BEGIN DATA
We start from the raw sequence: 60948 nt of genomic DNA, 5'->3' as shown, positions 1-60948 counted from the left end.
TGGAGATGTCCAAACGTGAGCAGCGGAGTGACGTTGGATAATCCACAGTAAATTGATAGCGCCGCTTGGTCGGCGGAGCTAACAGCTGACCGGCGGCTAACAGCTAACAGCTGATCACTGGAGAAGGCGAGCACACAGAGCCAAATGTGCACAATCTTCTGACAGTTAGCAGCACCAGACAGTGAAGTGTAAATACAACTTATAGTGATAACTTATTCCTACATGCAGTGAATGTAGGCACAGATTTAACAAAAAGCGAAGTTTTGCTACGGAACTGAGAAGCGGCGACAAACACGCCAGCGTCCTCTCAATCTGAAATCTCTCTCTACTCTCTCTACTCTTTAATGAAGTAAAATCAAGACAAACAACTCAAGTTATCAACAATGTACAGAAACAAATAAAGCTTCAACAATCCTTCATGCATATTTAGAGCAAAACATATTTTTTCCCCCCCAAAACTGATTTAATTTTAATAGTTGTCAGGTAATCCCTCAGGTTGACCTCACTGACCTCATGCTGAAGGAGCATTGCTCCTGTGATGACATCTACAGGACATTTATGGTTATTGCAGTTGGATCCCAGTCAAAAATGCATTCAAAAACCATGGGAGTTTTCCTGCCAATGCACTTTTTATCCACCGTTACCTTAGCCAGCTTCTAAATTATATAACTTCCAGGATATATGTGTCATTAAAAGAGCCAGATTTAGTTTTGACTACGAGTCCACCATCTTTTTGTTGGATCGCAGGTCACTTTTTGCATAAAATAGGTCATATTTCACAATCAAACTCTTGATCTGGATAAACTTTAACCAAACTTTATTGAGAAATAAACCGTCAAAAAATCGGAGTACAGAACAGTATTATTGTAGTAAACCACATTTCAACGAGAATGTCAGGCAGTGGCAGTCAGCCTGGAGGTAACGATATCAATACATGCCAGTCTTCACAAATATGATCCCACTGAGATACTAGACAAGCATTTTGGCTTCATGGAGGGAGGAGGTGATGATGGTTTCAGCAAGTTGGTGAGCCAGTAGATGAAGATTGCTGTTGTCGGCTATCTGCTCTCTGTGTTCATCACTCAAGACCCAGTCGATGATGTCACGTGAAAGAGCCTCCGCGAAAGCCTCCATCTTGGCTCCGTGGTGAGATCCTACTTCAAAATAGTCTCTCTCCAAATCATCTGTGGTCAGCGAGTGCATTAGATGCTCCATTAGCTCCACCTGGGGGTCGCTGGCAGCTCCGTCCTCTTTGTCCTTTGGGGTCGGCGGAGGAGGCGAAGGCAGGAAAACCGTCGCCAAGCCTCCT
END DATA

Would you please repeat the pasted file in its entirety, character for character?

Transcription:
We start from the raw sequence: 60948 nt of genomic DNA, 5'->3' as shown, positions 1-60948 counted from the left end.
TGGAGATGTCCAAACGTGAGCAGCGGAGTGACGTTGGATAATCCACAGTAAATTGATAGCGCCGCTTGGTCGGCGGAGCTAACAGCTGACCGGCGGCTAACAGCTAACAGCTGATCACTGGAGAAGGCGAGCACACAGAGCCAAATGTGCACAATCTTCTGACAGTTAGCAGCACCAGACAGTGAAGTGTAAATACAACTTATAGTGATAACTTATTCCTACATGCAGTGAATGTAGGCACAGATTTAACAAAAAGCGAAGTTTTGCTACGGAACTGAGAAGCGGCGACAAACACGCCAGCGTCCTCTCAATCTGAAATCTCTCTCTACTCTCTCTACTCTTTAATGAAGTAAAATCAAGACAAACAACTCAAGTTATCAACAATGTACAGAAACAAATAAAGCTTCAACAATCCTTCATGCATATTTAGAGCAAAACATATTTTTTCCCCCCCAAAACTGATTTAATTTTAATAGTTGTCAGGTAATCCCTCAGGTTGACCTCACTGACCTCATGCTGAAGGAGCATTGCTCCTGTGATGACATCTACAGGACATTTATGGTTATTGCAGTTGGATCCCAGTCAAAAATGCATTCAAAAACCATGGGAGTTTTCCTGCCAATGCACTTTTTATCCACCGTTACCTTAGCCAGCTTCTAAATTATATAACTTCCAGGATATATGTGTCATTAAAAGAGCCAGATTTAGTTTTGACTACGAGTCCACCATCTTTTTGTTGGATCGCAGGTCACTTTTTGCATAAAATAGGTCATATTTCACAATCAAACTCTTGATCTGGATAAACTTTAACCAAACTTTATTGAGAAATAAACCGTCAAAAAATCGGAGTACAGAACAGTATTATTGTAGTAAACCACATTTCAACGAGAATGTCAGGCAGTGGCAGTCAGCCTGGAGGTAACGATATCAATACATGCCAGTCTTCACAAATATGATCCCACTGAGATACTAGACAAGCATTTTGGCTTCATGGAGGGAGGAGGTGATGATGGTTTCAGCAAGTTGGTGAGCCAGTAGATGAAGATTGCTGTTGTCGGCTATCTGCTCTCTGTGTTCATCACTCAAGACCCAGTCGATGATGTCACGTGAAAGAGCCTCCGCGAAAGCCTCCATCTTGGCTCCGTGGTGAGATCCTACTTCAAAATAGTCTCTCTCCAAATCATCTGTGGTCAGCGAGTGCATTAGATGCTCCATTAGCTCCACCTGGGGGTCGCTGGCAGCTCCGTCCTCTTTGTCCTTTGGGGTCGGCGGAGGAGGCGAAGGCAGGAAAACCGTCGCCAAGCCTCCT